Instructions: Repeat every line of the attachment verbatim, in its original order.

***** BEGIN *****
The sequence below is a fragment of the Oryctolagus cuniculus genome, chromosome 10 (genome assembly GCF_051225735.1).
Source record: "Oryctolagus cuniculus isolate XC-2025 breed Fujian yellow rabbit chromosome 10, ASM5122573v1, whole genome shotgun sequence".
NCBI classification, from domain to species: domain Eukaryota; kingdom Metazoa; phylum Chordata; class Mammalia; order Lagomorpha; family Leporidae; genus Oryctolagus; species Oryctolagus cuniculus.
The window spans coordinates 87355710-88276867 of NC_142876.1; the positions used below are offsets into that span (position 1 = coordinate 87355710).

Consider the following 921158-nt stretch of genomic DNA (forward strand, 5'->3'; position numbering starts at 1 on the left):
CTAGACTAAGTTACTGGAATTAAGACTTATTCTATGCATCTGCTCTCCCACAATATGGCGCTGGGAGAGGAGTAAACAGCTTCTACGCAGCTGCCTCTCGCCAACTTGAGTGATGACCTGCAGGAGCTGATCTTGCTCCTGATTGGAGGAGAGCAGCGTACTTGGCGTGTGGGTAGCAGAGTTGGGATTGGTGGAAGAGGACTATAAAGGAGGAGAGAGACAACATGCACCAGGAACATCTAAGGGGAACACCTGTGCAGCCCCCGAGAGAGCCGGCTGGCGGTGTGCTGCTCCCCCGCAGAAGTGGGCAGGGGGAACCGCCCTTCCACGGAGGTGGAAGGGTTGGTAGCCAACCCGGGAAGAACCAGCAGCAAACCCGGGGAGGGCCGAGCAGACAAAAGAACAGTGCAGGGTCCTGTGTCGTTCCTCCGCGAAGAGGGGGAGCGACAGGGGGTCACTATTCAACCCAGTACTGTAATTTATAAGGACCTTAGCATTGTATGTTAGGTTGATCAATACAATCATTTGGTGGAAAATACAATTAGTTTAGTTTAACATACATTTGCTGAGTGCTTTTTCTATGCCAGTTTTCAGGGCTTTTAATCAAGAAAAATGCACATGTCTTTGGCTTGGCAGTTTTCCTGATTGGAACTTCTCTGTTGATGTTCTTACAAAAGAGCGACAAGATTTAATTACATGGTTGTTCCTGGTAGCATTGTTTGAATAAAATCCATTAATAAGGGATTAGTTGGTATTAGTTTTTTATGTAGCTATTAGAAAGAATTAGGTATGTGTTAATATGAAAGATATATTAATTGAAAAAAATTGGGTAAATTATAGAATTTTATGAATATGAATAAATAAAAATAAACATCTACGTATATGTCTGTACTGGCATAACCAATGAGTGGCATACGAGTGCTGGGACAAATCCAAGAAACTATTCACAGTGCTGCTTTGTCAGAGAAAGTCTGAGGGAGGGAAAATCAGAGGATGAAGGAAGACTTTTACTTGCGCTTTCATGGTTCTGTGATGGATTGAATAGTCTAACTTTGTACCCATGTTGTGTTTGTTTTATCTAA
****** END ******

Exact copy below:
The sequence below is a fragment of the Oryctolagus cuniculus genome, chromosome 10 (genome assembly GCF_051225735.1).
Source record: "Oryctolagus cuniculus isolate XC-2025 breed Fujian yellow rabbit chromosome 10, ASM5122573v1, whole genome shotgun sequence".
NCBI classification, from domain to species: domain Eukaryota; kingdom Metazoa; phylum Chordata; class Mammalia; order Lagomorpha; family Leporidae; genus Oryctolagus; species Oryctolagus cuniculus.
The window spans coordinates 87355710-88276867 of NC_142876.1; the positions used below are offsets into that span (position 1 = coordinate 87355710).

Consider the following 921158-nt stretch of genomic DNA (forward strand, 5'->3'; position numbering starts at 1 on the left):
CTAGACTAAGTTACTGGAATTAAGACTTATTCTATGCATCTGCTCTCCCACAATATGGCGCTGGGAGAGGAGTAAACAGCTTCTACGCAGCTGCCTCTCGCCAACTTGAGTGATGACCTGCAGGAGCTGATCTTGCTCCTGATTGGAGGAGAGCAGCGTACTTGGCGTGTGGGTAGCAGAGTTGGGATTGGTGGAAGAGGACTATAAAGGAGGAGAGAGACAACATGCACCAGGAACATCTAAGGGGAACACCTGTGCAGCCCCCGAGAGAGCCGGCTGGCGGTGTGCTGCTCCCCCGCAGAAGTGGGCAGGGGGAACCGCCCTTCCACGGAGGTGGAAGGGTTGGTAGCCAACCCGGGAAGAACCAGCAGCAAACCCGGGGAGGGCCGAGCAGACAAAAGAACAGTGCAGGGTCCTGTGTCGTTCCTCCGCGAAGAGGGGGAGCGACAGGGGGTCACTATTCAACCCAGTACTGTAATTTATAAGGACCTTAGCATTGTATGTTAGGTTGATCAATACAATCATTTGGTGGAAAATACAATTAGTTTAGTTTAACATACATTTGCTGAGTGCTTTTTCTATGCCAGTTTTCAGGGCTTTTAATCAAGAAAAATGCACATGTCTTTGGCTTGGCAGTTTTCCTGATTGGAACTTCTCTGTTGATGTTCTTACAAAAGAGCGACAAGATTTAATTACATGGTTGTTCCTGGTAGCATTGTTTGAATAAAATCCATTAATAAGGGATTAGTTGGTATTAGTTTTTTATGTAGCTATTAGAAAGAATTAGGTATGTGTTAATATGAAAGATATATTAATTGAAAAAAATTGGGTAAATTATAGAATTTTATGAATATGAATAAATAAAAATAAACATCTACGTATATGTCTGTACTGGCATAACCAATGAGTGGCATACGAGTGCTGGGACAAATCCAAGAAACTATTCACAGTGCTGCTTTGTCAGAGAAAGTCTGAGGGAGGGAAAATCAGAGGATGAAGGAAGACTTTTACTTGCGCTTTCATGGTTCTGTGATGGATTGAATAGTCTAACTTTGTACCCATGTTGTGTTTGTTTTATCTAA